Anger and frustration in a toddler do not necessarily resolve based on a clock and sometimes your attempts to help manage the situation just make it worse. Give your toddler space to work it out and be upset, but let them know it's not acceptable to run around the house screaming or otherwise be disruptive. Eventually, they may learn to take a step back on their own when they're upset if you've been offering this opportunity from the beginning.

Experts suggest that the effectiveness of time outs wanes around age 7, although this will vary among individual kids. After this age, you can still implement the same concept retooled as a "cooldown" space, such as their room, to go to in times of stress and misbehavior or to regain calm.

When to Require an Apology

Some parents don't like to integrate an apology step into their time out technique and that's completely fine. Some don't want to have their child express something that they may not understand or genuinely feel. You might feel like you're teaching them to lie. Others feel offering an apology (even if it's not always heartfelt) sets up a good habit. The understanding and internalization of things like gratitude and remorse may come later.

Either way, taking time periodically to explain why we apologize can help set up a better understanding of the value and true meaning of saying, "I'm sorry." Your toddler can learn that an apology makes the other person feel better and that it can be a powerful tool to help mend feelings and relationships.

Does Your Toddler Always Need a Warning?

In general, yes, but use your judgment. Most toddlers (and even older kids) are not always able to take what they learned in one situation and apply it to another, no matter how similar they can seem to the adult.

There are, however, times when a warning isn't necessary. For example, if you've been working on a specific behavior for a long time, you can let your toddler know in advance that no warning will be given. Say, "You've been in time out every day this week for tipping over the dog's water, so I'm not going to give you any more warnings. If you do it, you'll go straight to time out." In addition, those acts where your child is harming another person may need no additional warning.

If your toddler does something intentionally to get your response or you see a clear look of realization on their face indicating they know that what they've done is wrong, then a warning may not be useful. These instances may warrant immediate follow-through. In the former, your child is testing to see if you will keep your word. In the latter, your child is testing what's right and wrong on their own, so it's a perfect opportunity to reinforce what's right.

Why No Talking?

Toddlers are people of action who seek social interaction. You can talk to them about what they've done wrong until you're blue in the face but all those words may be completely lost on them—and even add to their confusion or will to challenge you. Instead, aim to use as few words as possible to make your point. Use the simplest terms that you know your toddler can understand, say it once, and then stop talking.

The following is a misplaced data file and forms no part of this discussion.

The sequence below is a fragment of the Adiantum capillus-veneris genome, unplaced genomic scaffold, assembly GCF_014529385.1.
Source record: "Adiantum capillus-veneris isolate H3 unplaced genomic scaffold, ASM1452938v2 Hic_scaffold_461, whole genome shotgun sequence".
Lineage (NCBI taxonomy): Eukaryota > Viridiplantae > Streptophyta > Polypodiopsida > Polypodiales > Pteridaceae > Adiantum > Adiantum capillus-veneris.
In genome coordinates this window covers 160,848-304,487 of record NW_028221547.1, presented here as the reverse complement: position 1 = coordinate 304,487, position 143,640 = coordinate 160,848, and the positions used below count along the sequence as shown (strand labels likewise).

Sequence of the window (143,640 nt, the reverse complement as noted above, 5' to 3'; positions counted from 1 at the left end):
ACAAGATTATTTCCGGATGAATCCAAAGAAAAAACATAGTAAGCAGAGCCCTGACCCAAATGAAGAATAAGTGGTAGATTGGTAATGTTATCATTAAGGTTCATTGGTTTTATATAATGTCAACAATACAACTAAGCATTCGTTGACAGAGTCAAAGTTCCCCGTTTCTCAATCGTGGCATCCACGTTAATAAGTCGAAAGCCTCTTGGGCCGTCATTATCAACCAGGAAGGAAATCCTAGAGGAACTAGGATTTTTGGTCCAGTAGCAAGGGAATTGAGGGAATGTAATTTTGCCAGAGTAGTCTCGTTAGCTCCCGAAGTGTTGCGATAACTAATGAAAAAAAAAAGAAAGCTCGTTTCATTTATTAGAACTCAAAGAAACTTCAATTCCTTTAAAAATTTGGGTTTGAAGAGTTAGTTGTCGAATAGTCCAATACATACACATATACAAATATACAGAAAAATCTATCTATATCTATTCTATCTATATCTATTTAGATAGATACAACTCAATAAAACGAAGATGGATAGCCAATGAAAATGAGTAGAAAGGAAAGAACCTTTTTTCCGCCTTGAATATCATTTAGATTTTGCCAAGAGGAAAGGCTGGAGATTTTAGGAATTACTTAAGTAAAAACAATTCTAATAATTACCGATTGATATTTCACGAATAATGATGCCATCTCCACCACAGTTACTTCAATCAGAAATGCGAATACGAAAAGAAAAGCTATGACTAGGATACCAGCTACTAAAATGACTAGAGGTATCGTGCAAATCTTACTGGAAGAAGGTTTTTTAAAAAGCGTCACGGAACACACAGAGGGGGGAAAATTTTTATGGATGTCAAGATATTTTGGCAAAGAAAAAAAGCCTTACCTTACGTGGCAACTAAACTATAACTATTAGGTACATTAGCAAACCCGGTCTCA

If your toddler gets out of time out, returning them without speaking a word to avoid giving attention to the negative behavior. As counterintuitive as it may seem, kids often seek your attention, even if it's negative. Make a point to not engage your toddler in a power struggle. If your toddler sees that you're becoming frustrated and you've let him off the hook in the past, they may push you to this way again and again because it's given proven results. More success is usually found by maintaining calm, silent self-control.

What to Do When You're Not at Home

When you're at a family member's home, out shopping, or dining out, discipline is just as important—but can be harder to pull off. In fact, as the rules at home tend to be more flexible than the rules out in public, you may encounter more instances of behavior warranting time outs. Many parents know what it's like to have a toddler's conduct draw the attention of an entire restaurant, plane, or grocery store.

It can feel as if everyone is staring you down to see what you will do about your child's behavior. Under the microscope, you may be reluctant to follow through with a time out. However, if your toddler knows that you won't follow through away from home, chances are, that may be where you can expect their worst behavior.

So, follow, as best you can, the same steps you do at home. Start with a warning: "You may not throw your fork at the table." Find a quiet, out-of-the-way spot, start the timer on your phone or keep an eye on your watch, and make sure your child completes the full time out. Return to the table without animosity, expecting that your child will behave, but be ready to take charge should they misbehave again. This is especially crucial the first few times you enforce time outs away from home.

Remember, don't feel bad about disciplining your child in public. Most people will be happy that you are taking action and will respect you for it. Regardless, it's none of their business. If you let your fear of what other people think of your parenting skills get in the way, you're sending a message to your child that there are special rules that apply when you're in public.

A Word From Verywell

As with most parenting issues, there is no one-size-fits-all method of toddler discipline. When using time outs, pay close attention to your child's reaction and follow your instincts on how to best utilize them with your child. Be as consistent as possible, but remain flexible if you find that what you're doing isn't working. You also may want to combine time outs with other toddler discipline techniques.

Though time outs can be hard to enforce at first, especially when you're dealing with the misbehavior you're seeking to curtail, know that it gets easier with practice. Even better, with consistency and calm enforcement of your rules, your time spent issuing time outs will likely pay off in more of the behavior you want to see.